The adventures of a fourth grade teacher in East Central Illinois.

Problem Solving

We had a pretty serious storm last night, with lots of lightning and thunder. As teachers were arriving early this morning, some of them noticed that one of the trees in the back of the building had been struck by lightning! There was a long strip of bark that had been blasted off and one of the limbs had a large crack in it. Our custodian noticed it and mentioned it to me this morning while we were working together at the student drop-off area. He also suggested I take my class to look at it in case the the district grounds personnel decide to have the tree removed.

I decided to take it one step further. I brought my class outside and had them look at the tree and figure out what the problem was. It took them a few minutes of discussion, but they eventually saw what our custodian saw: the tree had been hit by lightning and one of the limbs was broken. I then asked them to come up with a possible solution to the problem as we walked back to the classroom.

In the room, I had the students work in their groups of four to come up with a solution and write it as a letter to the custodian. Their letters had to have similar components: address the custodian, tell him what they saw, explain their solution, and thank him for his time. I also emphasised that the handwriting had to be clear so that others could read it. They worked on the letters for half an hour. As they finished, they turned them in so Ms. Schultz and I could read through them. We were very impressed with the suggestions!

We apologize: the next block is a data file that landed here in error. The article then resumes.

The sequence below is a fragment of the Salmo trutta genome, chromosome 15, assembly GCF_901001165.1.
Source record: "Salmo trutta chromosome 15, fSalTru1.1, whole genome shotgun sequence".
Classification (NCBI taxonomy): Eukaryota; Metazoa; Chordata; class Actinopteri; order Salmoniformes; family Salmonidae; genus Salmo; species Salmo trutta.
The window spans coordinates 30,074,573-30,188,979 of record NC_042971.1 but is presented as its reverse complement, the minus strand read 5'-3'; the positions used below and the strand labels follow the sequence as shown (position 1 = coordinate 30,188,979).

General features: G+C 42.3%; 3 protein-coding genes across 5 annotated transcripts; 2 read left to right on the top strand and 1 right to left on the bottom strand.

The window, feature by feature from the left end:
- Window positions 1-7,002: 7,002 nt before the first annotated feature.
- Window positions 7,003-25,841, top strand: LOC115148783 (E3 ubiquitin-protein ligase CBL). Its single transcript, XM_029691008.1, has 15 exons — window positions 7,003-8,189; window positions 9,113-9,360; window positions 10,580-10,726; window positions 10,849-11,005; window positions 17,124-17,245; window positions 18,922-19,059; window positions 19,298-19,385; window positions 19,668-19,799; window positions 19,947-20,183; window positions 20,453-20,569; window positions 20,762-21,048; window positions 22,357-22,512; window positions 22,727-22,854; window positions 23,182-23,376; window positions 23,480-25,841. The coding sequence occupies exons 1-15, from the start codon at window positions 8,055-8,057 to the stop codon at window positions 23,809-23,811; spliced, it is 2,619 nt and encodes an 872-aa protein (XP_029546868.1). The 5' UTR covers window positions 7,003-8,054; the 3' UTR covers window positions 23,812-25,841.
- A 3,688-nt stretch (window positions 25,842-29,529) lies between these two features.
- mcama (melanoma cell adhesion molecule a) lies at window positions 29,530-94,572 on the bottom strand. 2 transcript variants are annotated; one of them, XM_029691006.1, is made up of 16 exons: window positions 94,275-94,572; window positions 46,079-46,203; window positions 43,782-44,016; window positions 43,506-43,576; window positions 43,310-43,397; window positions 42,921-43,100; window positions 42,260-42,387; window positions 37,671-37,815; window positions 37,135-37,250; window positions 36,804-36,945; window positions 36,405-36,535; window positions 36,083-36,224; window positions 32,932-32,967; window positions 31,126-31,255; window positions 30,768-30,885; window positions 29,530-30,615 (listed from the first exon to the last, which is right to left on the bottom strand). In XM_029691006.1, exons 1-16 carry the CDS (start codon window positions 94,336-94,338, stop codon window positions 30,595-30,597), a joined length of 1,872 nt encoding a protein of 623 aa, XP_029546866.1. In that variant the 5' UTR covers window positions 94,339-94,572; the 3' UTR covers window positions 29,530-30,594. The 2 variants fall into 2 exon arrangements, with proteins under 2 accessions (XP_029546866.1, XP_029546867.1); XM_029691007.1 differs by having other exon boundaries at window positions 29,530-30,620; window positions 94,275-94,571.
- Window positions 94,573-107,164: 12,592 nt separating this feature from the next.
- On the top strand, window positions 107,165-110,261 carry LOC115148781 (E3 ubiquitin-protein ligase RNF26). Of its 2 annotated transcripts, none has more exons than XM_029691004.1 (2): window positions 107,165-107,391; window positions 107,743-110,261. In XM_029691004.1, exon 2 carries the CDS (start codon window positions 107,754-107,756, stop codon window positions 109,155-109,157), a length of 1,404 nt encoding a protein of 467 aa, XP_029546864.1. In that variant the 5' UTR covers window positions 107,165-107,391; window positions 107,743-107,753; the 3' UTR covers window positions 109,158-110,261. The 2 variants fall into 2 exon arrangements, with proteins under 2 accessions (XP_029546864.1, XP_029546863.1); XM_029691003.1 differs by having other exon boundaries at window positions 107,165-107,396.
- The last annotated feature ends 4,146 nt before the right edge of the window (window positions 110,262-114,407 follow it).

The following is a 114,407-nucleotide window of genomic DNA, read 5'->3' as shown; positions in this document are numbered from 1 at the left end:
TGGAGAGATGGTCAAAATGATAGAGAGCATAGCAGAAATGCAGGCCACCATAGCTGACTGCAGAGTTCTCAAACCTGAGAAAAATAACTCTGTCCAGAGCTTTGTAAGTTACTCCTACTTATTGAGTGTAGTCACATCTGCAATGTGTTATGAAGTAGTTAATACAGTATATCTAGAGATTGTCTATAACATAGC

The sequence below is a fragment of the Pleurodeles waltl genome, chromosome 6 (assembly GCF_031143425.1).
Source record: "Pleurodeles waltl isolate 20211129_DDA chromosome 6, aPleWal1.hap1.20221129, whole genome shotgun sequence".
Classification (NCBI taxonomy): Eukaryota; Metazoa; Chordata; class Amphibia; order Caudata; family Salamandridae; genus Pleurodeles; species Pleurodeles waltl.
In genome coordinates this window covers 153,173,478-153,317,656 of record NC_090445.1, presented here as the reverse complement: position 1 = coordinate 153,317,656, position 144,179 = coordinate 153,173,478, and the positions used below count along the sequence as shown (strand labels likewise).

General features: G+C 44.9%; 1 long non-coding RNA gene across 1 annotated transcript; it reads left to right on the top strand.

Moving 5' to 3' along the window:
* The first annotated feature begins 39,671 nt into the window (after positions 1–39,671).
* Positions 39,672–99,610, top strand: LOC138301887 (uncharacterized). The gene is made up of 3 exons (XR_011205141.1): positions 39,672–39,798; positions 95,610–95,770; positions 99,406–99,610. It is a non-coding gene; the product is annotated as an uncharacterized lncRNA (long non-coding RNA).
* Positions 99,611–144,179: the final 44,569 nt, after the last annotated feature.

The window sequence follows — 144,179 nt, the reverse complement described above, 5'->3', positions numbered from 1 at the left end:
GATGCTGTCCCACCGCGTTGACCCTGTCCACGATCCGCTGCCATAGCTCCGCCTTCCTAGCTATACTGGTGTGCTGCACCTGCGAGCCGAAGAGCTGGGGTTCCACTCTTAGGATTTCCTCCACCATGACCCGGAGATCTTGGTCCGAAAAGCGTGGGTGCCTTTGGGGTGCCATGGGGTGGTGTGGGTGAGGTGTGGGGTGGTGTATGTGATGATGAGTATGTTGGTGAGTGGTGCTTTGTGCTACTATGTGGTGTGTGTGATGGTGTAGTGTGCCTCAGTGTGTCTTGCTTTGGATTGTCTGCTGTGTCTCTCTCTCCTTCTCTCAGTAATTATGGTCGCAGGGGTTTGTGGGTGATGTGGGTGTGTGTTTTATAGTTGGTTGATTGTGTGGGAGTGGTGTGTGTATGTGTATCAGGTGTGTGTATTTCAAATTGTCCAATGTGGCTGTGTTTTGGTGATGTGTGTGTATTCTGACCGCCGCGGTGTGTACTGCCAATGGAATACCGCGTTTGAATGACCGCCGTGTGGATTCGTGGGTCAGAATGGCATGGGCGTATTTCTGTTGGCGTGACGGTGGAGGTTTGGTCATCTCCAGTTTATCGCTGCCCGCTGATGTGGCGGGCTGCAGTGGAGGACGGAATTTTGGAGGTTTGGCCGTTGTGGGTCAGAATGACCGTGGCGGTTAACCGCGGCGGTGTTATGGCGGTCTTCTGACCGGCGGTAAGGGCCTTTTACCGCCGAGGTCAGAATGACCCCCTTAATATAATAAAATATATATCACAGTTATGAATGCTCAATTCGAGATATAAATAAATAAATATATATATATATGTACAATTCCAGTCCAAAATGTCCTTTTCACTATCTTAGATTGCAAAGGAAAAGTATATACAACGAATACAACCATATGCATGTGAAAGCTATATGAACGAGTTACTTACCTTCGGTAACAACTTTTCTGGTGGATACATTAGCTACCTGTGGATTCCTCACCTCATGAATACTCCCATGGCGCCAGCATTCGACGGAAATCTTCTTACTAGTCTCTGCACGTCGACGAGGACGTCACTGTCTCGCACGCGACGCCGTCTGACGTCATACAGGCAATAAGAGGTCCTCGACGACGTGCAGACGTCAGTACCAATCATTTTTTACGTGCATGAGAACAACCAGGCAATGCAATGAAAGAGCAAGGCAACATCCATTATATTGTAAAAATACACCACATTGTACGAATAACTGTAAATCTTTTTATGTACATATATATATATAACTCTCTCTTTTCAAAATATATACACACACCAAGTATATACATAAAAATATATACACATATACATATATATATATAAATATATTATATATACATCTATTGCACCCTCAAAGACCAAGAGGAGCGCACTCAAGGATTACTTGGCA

Several said that he should use a chainsaw to cut the branch down. Others said that they needed to provide a support to hold the tree and the branch up so it wouldn’t fall down. One group even went so far as to suggest cutting the entire tree down and slicing the trunk into stools for students to sit on around the playground! All of the groups expressed concern about the branch falling and hitting buses or teachers’ cars.

I gave the six letters to the custodian who read them and said he would be talking to the grounds department about the need to assess the situation. I will let the class know tomorrow about his reaction so they will know that their voices can be heard and that they really can have a hand in solving problems in the classroom, in the school, in the community, and even in the nation!

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